7. Today's forum is on Robert Preston and two roles he has played. If you recall, you saw clips from The Music Man and Victor Victoria. Please post your comments here. Here are a few discussion starters (though feel free to come up with your own) As you look back to the masculine performances in musicals of past decades, what changes in male representation, and performance would you say are most noticeable? What other specific qualities do you notice about Robert Preston in either or both of these clips? Have you seen any Robert Preston films that are not musicals? If so, what do you notice about his characters and his approach to acting, now that you are more aware of his dedication to working his craft outside of his stage or film work? Return to top
  8. I am not sure what you call a traditional musical.  I always thought of the Hollywood Musical to be an original and not a Broadway adaption, as Gypsy is.   The introduction of Mama Rose sets up her character - bossy boots.  She is a scheming stage mom who will do anything to get what SHE wants.  You can also see that Luise is shy and not suited for the stage. Russell was a great actress but I wish Merman reprised her great stage performance in this film.  She would have done her own singing.  I feel cheated when the singing is dubbed.  I saw Merman in Gypsy when she took the show on a national tour at the Schubert in Chicago. When she made her entrance, the show stopped for the audience applause.  It was the first musical I had seen and that was in 1961-62.  I was only 9-10 and my mother’s friends and family were shocked that she took me.   Thank you Mom for giving me live theater at a young age.  I still enjoy it.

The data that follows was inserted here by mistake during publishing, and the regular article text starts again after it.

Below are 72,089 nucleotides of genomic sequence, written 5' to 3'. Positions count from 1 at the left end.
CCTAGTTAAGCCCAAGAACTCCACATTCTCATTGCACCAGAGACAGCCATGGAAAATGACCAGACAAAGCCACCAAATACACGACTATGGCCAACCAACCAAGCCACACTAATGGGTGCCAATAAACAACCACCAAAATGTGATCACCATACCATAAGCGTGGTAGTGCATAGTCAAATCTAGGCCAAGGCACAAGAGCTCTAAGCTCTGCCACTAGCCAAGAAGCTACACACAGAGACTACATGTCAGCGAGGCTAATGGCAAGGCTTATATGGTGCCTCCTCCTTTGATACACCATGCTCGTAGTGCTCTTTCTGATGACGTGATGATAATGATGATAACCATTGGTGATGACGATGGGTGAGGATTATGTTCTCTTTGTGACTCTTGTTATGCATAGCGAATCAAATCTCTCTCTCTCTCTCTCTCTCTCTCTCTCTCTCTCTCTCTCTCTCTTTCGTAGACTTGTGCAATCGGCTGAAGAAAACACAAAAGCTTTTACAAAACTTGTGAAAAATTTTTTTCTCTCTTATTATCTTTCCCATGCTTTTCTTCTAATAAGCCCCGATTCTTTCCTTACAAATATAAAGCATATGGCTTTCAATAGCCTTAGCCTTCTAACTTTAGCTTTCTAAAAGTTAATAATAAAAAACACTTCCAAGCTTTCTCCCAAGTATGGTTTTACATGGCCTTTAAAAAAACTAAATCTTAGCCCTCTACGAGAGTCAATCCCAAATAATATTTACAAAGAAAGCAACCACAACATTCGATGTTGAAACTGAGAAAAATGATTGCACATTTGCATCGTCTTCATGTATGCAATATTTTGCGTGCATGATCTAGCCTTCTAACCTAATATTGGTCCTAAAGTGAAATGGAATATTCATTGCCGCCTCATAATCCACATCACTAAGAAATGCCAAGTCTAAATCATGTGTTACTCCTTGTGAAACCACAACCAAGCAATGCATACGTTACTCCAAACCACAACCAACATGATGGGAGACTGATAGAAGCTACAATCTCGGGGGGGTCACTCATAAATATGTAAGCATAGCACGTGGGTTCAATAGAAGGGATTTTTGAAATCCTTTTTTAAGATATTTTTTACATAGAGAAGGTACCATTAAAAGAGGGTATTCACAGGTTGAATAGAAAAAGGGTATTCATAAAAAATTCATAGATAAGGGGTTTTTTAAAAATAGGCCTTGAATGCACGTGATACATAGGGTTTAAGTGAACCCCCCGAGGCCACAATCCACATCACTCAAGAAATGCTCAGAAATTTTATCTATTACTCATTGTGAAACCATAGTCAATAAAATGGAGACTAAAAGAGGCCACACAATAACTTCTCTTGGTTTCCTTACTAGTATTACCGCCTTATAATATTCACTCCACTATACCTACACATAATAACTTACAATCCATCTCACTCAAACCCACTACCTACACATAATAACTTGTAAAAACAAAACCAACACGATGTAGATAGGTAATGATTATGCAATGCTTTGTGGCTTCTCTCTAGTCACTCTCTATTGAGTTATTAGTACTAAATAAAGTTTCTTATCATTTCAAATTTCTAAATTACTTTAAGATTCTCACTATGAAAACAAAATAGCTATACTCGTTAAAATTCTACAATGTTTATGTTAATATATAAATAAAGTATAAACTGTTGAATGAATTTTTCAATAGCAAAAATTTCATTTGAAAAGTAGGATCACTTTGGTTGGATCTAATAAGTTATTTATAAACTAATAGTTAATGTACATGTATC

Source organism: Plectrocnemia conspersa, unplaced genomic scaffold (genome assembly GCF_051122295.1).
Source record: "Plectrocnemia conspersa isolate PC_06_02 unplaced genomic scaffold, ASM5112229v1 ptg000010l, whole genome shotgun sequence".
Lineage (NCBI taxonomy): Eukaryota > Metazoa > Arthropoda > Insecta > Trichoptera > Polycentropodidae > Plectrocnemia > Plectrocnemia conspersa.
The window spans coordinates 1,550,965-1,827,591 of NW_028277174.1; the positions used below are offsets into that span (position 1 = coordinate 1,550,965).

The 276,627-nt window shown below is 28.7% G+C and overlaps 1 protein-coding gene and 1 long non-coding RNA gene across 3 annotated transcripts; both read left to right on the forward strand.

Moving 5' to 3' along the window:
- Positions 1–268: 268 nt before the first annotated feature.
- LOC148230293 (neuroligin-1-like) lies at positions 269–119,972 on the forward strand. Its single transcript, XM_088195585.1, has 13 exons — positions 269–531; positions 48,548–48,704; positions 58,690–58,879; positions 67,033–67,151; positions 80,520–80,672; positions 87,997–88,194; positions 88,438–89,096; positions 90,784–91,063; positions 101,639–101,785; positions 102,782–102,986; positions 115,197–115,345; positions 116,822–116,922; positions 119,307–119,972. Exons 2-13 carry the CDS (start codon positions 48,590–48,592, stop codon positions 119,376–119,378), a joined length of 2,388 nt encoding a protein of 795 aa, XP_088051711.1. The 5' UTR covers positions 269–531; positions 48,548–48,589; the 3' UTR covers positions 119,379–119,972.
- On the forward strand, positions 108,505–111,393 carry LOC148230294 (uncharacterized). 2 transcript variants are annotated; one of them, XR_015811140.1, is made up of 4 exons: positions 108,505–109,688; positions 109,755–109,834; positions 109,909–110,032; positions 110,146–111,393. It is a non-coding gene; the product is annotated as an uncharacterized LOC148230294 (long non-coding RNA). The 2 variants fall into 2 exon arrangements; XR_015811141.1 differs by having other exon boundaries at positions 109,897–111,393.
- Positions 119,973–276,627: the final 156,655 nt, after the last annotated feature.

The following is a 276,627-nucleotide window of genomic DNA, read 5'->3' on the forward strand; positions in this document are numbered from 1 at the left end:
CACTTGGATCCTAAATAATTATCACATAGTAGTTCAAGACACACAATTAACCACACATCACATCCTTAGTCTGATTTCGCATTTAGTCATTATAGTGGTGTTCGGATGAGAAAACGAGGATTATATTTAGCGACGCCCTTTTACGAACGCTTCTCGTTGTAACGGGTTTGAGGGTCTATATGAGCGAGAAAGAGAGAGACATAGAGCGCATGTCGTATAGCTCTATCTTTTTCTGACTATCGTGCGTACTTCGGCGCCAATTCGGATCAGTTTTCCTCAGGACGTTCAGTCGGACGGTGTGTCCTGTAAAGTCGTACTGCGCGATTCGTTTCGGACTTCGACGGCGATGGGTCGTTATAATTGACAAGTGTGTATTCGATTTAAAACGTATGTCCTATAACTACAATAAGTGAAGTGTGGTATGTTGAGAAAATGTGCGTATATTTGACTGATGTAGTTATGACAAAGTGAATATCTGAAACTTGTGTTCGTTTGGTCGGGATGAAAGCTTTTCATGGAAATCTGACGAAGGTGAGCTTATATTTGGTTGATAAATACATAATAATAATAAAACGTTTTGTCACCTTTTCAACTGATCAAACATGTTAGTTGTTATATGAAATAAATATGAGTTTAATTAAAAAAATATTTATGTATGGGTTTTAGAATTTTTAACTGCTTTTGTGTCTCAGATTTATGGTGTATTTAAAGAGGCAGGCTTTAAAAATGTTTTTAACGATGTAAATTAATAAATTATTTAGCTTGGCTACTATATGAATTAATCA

The lyrics are always sanitized for the big screen.  Compare the stage and film lyrics of  “I’m Always True In My Fashion” and “Brush Up Your Shakespeare from Kiss Me Kate.  The stage lyrics are almost naughty and R-rated compares to the vanilla lyrics in the film. 

  9. Today's Daily Dose forum is from the musical Gypsy (1962). This is where you may post your comments. Recall that the clip refers to the opening scene, and discusses Sondheim and Russell. Please reflect upon these topics below. Here are a few discussion starters (though feel free to come up with your own) In what ways does this scene look backwards to classical musicals and how does it look ahead to new disruptions that we now know will happen in the movie musical? This is the introduction of Mama Rose in the film. Comment on Rosalind Russell’s entrance and performance especially as a traditionally trained stage and film actress. Pay attention to the song “Let Me Entertain You” in this scene. Is there anything you notice in Sondheim’s lyrics that are sly, subversive, or edgy? You can also discuss the song’s performance and staging as disruptive (or not).